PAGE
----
Sticks and stones can break your bones, but words.. well words can wound you more! Journalists are immune to the brickbats hurled at them from time to time. But being a journalist, and a woman is a different ball game altogether. Simple ideological differences can translate into online slander, trolling, stalking, and even rape threats. Online violence is now deemed as the new pandemic, with journalists battling right in the frontline.
While it is said that online platforms have empowered us all, in reality, it has significantly disempowered many women journalists from opining on controversial issues. With easier access online, trolls are even more empowered to send violent threats, morphed images, and distasteful memes to defame the image of the women in the public eye. In a populist and authoritarian regime, with shrinking spaces of opposition, women have to first battle misogyny before fighting for their right to dissent. At each and every step these journalists are reminded that their status as woman supersedes all their other professional roles, thus. Reducing their identity. In such a scenario, voice is a privilege which only some people in the society are allowed to have.
Journalists like Rana Ayyub often talk about the added identity of being a Muslim along with being a woman journalist as a deterrent, as she is often on the receiving end of misogynistic and Islamophobic libels. She even opened up about taking therapy in order to deal with the psychological trauma these threats cause. The more assertive a woman is, the more threatened she is made to feel. Comedian Agrima Joshua was met with ghastly videos and posts made from people on how they would assault her, because of her political views. Such posts have the potential to traumatize the individual, as well as the audience in general, for long. On the other hand, journalists are even put on the stand if they do not talk about a certain issue. Jameela Jamil, the British actor from Indo-Pak origin who is usually vocal about social issues recently posted about refraining from speaking about the Farmer’s protest in India, as in the past she has faced adverse consequences that have affected her mental health deeply and doesn’t wish to go through the same. Earlier when Pop singer Rihanna had tweeted about the said issue, she was publicly vilified by trolls, and the image of her bruised face from domestic violence went viral, with the caption ‘she deserved it’.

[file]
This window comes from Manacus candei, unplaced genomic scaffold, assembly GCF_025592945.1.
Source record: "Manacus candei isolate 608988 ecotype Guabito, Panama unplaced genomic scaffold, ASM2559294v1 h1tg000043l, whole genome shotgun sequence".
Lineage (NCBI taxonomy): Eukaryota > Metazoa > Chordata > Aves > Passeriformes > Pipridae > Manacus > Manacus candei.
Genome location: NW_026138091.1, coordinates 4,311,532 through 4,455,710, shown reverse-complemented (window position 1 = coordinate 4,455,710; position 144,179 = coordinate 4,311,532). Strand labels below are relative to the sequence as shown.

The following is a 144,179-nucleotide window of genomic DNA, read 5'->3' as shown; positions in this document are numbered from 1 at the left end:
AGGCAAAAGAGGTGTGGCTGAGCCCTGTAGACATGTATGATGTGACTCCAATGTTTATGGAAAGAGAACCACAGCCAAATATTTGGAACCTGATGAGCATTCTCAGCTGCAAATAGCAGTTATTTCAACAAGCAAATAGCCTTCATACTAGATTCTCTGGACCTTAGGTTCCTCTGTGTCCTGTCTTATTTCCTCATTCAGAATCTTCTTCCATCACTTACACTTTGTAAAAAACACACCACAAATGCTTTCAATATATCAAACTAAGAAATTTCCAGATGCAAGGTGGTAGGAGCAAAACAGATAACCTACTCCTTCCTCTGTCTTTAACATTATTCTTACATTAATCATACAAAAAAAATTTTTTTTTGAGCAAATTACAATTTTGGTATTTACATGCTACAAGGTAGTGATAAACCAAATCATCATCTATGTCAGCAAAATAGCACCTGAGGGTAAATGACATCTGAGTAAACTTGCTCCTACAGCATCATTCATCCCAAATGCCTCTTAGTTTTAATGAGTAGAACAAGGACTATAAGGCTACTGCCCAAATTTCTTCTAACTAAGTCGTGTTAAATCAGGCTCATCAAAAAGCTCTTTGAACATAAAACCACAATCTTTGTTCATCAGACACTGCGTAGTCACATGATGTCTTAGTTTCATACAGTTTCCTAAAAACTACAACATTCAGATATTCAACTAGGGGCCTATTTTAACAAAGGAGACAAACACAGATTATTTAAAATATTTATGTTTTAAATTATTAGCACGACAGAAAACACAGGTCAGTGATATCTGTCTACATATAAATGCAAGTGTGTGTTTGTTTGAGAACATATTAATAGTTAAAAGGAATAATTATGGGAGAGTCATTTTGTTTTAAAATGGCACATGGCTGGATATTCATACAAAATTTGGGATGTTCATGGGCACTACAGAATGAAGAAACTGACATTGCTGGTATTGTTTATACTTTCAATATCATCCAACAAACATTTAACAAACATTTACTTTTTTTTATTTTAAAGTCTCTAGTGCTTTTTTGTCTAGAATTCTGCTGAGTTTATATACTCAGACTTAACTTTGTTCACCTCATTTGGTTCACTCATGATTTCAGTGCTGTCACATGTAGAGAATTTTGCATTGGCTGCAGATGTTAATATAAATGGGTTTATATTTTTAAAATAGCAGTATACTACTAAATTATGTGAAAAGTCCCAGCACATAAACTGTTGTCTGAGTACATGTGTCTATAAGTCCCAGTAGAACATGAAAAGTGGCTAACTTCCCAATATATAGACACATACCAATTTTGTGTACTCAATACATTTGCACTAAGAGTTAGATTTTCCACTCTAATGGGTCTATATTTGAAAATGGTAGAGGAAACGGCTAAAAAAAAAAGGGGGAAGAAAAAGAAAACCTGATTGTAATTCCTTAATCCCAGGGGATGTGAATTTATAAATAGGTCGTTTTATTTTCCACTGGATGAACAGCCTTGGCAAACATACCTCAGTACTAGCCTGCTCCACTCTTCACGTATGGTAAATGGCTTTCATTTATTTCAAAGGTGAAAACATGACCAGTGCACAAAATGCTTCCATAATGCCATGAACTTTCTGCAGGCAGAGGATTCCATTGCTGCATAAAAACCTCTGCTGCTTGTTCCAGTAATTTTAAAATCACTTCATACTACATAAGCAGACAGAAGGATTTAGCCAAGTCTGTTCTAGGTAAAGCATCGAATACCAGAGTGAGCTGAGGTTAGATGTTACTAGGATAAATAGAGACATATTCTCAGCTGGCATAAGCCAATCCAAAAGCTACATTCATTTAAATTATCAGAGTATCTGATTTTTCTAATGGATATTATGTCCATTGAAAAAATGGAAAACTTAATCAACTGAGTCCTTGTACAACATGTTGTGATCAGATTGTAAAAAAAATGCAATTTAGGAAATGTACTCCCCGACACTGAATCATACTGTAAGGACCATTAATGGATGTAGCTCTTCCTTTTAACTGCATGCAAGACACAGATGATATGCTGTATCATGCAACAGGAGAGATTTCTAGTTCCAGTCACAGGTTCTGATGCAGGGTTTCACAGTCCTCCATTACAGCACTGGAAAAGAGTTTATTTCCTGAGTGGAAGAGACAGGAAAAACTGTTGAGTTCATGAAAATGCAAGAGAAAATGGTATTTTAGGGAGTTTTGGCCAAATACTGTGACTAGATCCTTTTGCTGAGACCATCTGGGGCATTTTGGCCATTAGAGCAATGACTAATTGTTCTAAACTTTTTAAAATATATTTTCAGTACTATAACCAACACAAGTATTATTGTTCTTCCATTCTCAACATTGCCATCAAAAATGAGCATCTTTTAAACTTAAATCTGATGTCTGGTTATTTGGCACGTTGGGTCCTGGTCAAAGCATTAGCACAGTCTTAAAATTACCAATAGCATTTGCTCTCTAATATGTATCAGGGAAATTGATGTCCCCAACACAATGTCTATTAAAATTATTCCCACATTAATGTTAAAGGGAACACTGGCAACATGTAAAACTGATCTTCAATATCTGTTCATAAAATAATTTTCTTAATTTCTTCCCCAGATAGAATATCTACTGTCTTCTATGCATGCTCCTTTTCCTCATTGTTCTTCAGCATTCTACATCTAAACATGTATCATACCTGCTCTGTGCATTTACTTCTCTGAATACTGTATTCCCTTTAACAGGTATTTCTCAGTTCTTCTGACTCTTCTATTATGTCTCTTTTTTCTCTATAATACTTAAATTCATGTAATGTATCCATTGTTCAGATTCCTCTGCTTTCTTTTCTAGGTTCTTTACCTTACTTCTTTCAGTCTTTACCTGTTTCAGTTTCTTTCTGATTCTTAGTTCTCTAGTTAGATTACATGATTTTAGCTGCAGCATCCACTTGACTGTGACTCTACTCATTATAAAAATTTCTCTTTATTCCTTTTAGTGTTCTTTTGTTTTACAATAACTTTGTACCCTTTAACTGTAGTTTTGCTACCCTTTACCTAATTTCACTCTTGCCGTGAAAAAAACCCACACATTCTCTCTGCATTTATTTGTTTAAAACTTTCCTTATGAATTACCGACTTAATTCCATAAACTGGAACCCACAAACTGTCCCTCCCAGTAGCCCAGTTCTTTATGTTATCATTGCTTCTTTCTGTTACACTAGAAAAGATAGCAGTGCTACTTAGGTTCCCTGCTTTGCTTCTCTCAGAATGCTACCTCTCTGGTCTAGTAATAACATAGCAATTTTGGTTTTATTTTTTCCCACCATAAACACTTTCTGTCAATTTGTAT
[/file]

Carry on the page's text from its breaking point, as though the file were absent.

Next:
Content creator Moose Jattana recalls how whenever she starts an Instagram Live, an army of trolls arrive hurling abuses and comments attacking her character and background. She feels sometimes these comments are not a reaction to any particular stance, but simply arrive from a place of misogyny, knowing there will be no consequences as such. These are an online version of the eve-teasing of women in the physical space. Recently, the renowned Bollywood reporter, Miss Malini sparked an online campaign called ‘#IgnoreNoMoreOnline’ to stand up against Internet bullies. These trolls are fulfilling their purpose of making women rethink before opining online, and ultimately diminishing their space in public discourse.
The first step to combat this issue is to acknowledge its presence, and not let it slide. Just because these women are out in the public sphere, it doesn’t give any person the right to invade their space with violence. Violence in every form, whether online or offline is deplorable. Strict action must be taken legally against online trolls. Also, due to masked identities online, it is easy for people to get away with libel. Social media security measures must be made stricter to identify and remove hate comments. Disagreements in a tasteful manner should be encouraged. Even political parties must be held accountable for the miscreants of their party. The real reason behind this is still misogyny and patriarchy which must be assessed at all levels. Online space is merely a reflection, if not an amplification, of our offline realities. It is the mentality that needs to be fixed in order to create a safe space for women to participate in public discourse.